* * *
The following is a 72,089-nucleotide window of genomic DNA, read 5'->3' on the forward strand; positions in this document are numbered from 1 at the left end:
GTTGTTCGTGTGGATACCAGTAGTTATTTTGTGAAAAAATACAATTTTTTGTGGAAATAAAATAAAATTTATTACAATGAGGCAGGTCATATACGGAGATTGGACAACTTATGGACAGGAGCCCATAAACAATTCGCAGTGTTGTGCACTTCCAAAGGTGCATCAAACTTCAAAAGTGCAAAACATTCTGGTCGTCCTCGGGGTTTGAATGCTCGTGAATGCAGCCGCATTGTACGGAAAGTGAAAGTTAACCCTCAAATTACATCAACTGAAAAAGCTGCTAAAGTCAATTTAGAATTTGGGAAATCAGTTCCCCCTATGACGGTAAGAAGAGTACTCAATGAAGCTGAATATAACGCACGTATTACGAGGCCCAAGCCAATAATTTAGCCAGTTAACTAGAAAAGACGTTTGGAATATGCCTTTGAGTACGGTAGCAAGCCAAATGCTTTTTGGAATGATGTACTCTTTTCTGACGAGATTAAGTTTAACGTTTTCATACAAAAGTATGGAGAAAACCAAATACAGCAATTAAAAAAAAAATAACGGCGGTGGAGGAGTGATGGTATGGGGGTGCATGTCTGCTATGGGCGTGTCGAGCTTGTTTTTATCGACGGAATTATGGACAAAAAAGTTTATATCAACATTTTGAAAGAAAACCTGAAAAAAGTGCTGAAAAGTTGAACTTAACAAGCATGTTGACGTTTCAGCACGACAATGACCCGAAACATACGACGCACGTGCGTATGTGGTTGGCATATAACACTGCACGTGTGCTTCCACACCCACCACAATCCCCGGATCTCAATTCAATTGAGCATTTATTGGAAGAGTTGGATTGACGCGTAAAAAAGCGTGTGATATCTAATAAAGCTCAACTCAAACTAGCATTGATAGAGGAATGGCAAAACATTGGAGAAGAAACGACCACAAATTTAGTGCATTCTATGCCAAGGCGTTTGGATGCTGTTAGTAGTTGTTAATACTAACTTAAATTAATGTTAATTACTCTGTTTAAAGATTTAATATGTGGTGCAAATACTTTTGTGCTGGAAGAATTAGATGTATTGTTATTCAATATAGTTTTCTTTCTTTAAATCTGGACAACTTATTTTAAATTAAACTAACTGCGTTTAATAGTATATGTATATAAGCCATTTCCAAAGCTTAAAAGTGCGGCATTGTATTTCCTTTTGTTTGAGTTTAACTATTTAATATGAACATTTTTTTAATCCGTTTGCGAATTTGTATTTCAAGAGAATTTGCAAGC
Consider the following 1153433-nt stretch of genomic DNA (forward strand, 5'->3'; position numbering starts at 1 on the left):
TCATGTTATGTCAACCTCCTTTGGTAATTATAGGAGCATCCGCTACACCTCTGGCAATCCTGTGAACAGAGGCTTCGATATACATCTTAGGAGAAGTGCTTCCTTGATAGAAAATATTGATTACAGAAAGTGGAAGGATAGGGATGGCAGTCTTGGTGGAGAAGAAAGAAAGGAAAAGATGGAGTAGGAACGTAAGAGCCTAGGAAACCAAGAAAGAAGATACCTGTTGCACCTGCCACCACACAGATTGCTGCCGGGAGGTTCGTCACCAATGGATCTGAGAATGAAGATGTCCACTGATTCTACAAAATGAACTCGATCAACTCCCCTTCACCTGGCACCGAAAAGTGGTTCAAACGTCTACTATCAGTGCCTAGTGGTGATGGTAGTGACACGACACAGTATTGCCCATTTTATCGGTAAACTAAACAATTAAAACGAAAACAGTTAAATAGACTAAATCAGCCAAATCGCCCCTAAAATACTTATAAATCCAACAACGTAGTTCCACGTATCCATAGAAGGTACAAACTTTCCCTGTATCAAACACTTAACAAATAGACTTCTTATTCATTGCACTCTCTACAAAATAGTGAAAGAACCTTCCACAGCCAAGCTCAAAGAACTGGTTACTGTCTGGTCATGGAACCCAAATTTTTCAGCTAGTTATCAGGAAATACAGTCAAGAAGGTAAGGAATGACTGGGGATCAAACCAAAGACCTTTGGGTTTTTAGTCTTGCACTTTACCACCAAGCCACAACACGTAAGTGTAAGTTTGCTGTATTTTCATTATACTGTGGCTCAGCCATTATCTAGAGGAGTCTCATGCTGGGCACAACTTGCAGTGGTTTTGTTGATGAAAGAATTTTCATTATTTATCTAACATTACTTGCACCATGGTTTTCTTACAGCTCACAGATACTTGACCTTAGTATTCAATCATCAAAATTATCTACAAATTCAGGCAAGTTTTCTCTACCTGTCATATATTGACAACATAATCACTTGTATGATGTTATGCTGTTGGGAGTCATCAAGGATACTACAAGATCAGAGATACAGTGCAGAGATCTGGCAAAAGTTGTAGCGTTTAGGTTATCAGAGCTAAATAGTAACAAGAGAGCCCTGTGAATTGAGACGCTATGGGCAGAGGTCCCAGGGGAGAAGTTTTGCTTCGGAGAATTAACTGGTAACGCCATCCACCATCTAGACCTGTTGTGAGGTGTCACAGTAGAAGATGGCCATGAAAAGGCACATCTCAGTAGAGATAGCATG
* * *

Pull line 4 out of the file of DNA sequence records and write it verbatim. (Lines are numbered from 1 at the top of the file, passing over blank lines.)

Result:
TCATGTTATGTCAACCTCCTTTGGTAATTATAGGAGCATCCGCTACACCTCTGGCAATCCTGTGAACAGAGGCTTCGATATACATCTTAGGAGAAGTGCTTCCTTGATAGAAAATATTGATTACAGAAAGTGGAAGGATAGGGATGGCAGTCTTGGTGGAGAAGAAAGAAAGGAAAAGATGGAGTAGGAACGTAAGAGCCTAGGAAACCAAGAAAGAAGATACCTGTTGCACCTGCCACCACACAGATTGCTGCCGGGAGGTTCGTCACCAATGGATCTGAGAATGAAGATGTCCACTGATTCTACAAAATGAACTCGATCAACTCCCCTTCACCTGGCACCGAAAAGTGGTTCAAACGTCTACTATCAGTGCCTAGTGGTGATGGTAGTGACACGACACAGTATTGCCCATTTTATCGGTAAACTAAACAATTAAAACGAAAACAGTTAAATAGACTAAATCAGCCAAATCGCCCCTAAAATACTTATAAATCCAACAACGTAGTTCCACGTATCCATAGAAGGTACAAACTTTCCCTGTATCAAACACTTAACAAATAGACTTCTTATTCATTGCACTCTCTACAAAATAGTGAAAGAACCTTCCACAGCCAAGCTCAAAGAACTGGTTACTGTCTGGTCATGGAACCCAAATTTTTCAGCTAGTTATCAGGAAATACAGTCAAGAAGGTAAGGAATGACTGGGGATCAAACCAAAGACCTTTGGGTTTTTAGTCTTGCACTTTACCACCAAGCCACAACACGTAAGTGTAAGTTTGCTGTATTTTCATTATACTGTGGCTCAGCCATTATCTAGAGGAGTCTCATGCTGGGCACAACTTGCAGTGGTTTTGTTGATGAAAGAATTTTCATTATTTATCTAACATTACTTGCACCATGGTTTTCTTACAGCTCACAGATACTTGACCTTAGTATTCAATCATCAAAATTATCTACAAATTCAGGCAAGTTTTCTCTACCTGTCATATATTGACAACATAATCACTTGTATGATGTTATGCTGTTGGGAGTCATCAAGGATACTACAAGATCAGAGATACAGTGCAGAGATCTGGCAAAAGTTGTAGCGTTTAGGTTATCAGAGCTAAATAGTAACAAGAGAGCCCTGTGAATTGAGACGCTATGGGCAGAGGTCCCAGGGGAGAAGTTTTGCTTCGGAGAATTAACTGGTAACGCCATCCACCATCTAGACCTGTTGTGAGGTGTCACAGTAGAAGATGGCCATGAAAAGGCACATCTCAGTAGAGATAGCATG